Mberengwa – About 400 workers who lost their jobs at Cmine Gold Reef in Ward 36, Mberengwa and villagers from the surrounding areas staged demonstrations on Tuesday demanding compensation from a new investor.
They accused Sutton International Investments, a new investor of grabbing their mine and demanded that the company leave the place immediately .
A spokesperson for the workers Vincent Dube said that they were owed US$3.5 million by Patrick Dawn through his company Maple leaf and this needed to be paid by the new mine owner. There are 366 workers who claim to have been affected by the takeover of the company.
Sutton opened the mine in February 2021 and they had just set their equipment when the demonstrations started. Sutton’s local shareholder, Richard Murombedzi dismissed the workers’ claims and told The Mirror that there were no outstanding payments due to the workers. He challenged the demonstrators to go to court if they had any grievances.
He warned that those promoting violence and criminal activities at the mine will be reported to the Police.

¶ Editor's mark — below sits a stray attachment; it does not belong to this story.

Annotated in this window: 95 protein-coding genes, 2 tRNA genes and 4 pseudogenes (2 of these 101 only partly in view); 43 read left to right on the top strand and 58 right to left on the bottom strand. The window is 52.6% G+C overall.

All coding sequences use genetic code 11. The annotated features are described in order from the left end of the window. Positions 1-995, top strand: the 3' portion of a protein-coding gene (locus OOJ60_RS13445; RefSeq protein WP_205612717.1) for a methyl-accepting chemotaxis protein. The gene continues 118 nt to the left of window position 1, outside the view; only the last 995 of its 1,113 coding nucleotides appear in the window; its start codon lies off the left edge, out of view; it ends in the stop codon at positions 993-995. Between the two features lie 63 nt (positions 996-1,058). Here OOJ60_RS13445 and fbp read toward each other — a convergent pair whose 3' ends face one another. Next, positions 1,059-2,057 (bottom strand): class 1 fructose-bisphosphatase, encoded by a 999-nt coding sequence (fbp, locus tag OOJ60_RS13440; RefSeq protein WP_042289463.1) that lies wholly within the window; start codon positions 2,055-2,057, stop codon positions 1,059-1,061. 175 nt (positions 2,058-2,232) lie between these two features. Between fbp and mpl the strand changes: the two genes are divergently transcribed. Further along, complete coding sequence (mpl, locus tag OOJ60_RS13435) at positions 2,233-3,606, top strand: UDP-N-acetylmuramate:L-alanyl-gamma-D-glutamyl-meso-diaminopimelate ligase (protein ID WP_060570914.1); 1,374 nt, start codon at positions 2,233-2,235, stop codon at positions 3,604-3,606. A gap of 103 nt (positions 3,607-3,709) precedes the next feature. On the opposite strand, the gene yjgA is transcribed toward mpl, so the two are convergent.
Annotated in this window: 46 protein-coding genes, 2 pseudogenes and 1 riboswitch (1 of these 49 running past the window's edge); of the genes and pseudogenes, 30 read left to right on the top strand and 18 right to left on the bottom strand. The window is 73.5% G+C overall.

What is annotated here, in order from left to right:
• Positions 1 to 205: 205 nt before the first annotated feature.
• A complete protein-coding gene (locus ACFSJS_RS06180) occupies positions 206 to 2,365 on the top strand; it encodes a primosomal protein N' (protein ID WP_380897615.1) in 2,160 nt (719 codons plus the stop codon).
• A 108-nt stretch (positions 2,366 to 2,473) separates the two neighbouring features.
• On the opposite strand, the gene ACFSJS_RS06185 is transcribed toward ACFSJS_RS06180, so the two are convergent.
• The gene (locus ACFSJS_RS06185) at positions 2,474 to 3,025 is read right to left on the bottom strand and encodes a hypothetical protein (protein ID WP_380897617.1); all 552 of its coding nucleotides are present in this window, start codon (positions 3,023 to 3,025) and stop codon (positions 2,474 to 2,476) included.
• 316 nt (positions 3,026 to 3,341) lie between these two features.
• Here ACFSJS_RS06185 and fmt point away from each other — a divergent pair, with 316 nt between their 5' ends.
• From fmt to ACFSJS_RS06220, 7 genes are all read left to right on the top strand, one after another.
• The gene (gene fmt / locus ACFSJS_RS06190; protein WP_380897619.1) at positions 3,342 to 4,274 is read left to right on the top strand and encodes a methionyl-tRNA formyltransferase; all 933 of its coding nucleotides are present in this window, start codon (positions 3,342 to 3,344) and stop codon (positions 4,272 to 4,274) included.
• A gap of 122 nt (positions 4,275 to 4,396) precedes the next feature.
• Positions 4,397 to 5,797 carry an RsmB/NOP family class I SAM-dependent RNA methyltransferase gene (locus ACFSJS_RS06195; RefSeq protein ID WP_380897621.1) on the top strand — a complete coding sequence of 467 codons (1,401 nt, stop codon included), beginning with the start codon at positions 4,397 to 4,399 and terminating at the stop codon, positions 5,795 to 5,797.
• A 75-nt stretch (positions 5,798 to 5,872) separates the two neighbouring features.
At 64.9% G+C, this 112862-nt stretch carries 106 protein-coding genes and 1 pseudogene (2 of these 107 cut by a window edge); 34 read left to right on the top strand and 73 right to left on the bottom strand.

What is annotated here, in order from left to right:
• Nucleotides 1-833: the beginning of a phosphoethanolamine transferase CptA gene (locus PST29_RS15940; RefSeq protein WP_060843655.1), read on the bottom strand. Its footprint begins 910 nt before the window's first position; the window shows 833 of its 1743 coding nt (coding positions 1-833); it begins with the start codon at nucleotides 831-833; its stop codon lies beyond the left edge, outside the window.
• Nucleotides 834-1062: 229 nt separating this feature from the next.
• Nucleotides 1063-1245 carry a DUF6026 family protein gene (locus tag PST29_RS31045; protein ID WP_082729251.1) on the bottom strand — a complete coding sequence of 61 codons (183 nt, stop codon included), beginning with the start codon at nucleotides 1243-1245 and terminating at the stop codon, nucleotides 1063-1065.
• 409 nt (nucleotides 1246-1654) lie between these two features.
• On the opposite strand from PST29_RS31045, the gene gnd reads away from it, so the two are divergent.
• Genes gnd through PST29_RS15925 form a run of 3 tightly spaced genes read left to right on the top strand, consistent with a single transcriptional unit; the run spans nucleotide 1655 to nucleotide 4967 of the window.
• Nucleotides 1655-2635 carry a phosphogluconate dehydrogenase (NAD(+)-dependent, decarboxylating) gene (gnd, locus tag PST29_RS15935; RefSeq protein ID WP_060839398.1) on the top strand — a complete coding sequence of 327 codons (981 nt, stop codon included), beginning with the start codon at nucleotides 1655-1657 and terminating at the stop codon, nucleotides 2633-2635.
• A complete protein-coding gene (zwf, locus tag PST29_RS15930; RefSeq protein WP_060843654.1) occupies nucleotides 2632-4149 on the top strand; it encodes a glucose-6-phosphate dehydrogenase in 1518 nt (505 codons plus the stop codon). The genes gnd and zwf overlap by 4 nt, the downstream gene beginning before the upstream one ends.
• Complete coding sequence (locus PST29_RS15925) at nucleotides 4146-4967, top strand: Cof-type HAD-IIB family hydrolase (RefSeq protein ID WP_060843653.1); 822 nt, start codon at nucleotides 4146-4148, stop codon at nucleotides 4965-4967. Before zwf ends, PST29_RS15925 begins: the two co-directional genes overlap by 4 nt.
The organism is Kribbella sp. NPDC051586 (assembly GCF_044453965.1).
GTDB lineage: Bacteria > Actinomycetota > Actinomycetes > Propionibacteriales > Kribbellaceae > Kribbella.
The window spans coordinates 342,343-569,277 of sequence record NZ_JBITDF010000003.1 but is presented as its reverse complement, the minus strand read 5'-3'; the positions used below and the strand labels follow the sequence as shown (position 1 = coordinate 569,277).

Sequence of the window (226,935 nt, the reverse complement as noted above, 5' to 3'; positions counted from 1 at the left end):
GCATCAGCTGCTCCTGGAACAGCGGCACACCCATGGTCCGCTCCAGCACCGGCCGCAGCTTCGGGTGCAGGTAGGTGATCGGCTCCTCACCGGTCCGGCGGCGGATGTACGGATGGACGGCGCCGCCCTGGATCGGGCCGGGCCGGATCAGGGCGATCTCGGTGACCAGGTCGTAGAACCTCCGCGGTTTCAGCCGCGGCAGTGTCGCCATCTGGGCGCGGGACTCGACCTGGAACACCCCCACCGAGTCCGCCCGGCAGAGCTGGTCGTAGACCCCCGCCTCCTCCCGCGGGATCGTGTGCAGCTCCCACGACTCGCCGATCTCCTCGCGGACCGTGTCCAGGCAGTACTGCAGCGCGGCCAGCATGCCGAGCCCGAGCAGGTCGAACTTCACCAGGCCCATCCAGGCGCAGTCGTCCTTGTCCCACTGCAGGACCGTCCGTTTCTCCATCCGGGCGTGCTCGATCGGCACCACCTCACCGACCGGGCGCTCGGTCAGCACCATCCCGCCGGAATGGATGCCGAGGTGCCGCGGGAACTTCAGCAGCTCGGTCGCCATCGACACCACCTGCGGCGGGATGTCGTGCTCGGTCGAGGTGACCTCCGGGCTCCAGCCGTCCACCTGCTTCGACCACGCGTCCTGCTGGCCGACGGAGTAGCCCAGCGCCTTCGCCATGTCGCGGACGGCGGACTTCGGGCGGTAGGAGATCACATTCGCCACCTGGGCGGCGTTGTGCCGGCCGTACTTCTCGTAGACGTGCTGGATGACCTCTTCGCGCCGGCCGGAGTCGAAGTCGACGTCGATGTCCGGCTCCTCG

The demonstrators also queried the involvement of foreign investors and contractors and complained that whites were taking over a mine that was their only source of living. They held placards which said that the mine belonged to artisanal miners.
“Cmine ndeya Gweja. Go back, we will not allow any white people to oust us here. Where will we go? This is our place! They don’t have any right to chase us away from this place. We will not stop until they go,” shouted the demonstrators.
Mberengwa District Development Co-ordinator (DDC) Nyede Ndeya said he was not aware of the demonstration.
He however, said that there was a lot of looting at the mine and some artisanal miners wanted confusion to continue through the demonstrations. A proper investor was necessary to bring sanity to the place, he said.
“There is looting at Cmine, proper investors can bring back sanity. Crimes are rampant and this is bound to go down if there is one investor who is in charge and in control of workers. We fear that frequent fights among artisanal miners will one day result in serious injuries,” remarked Nyede.
Mberengwa Miners Association chairman Anderson Tsikira however, said he was aware of some workers who needed to be compensated and demanded that they be treated with respect. He appealed to the two parties to sit down and talk and refrain from confrontation a consensus.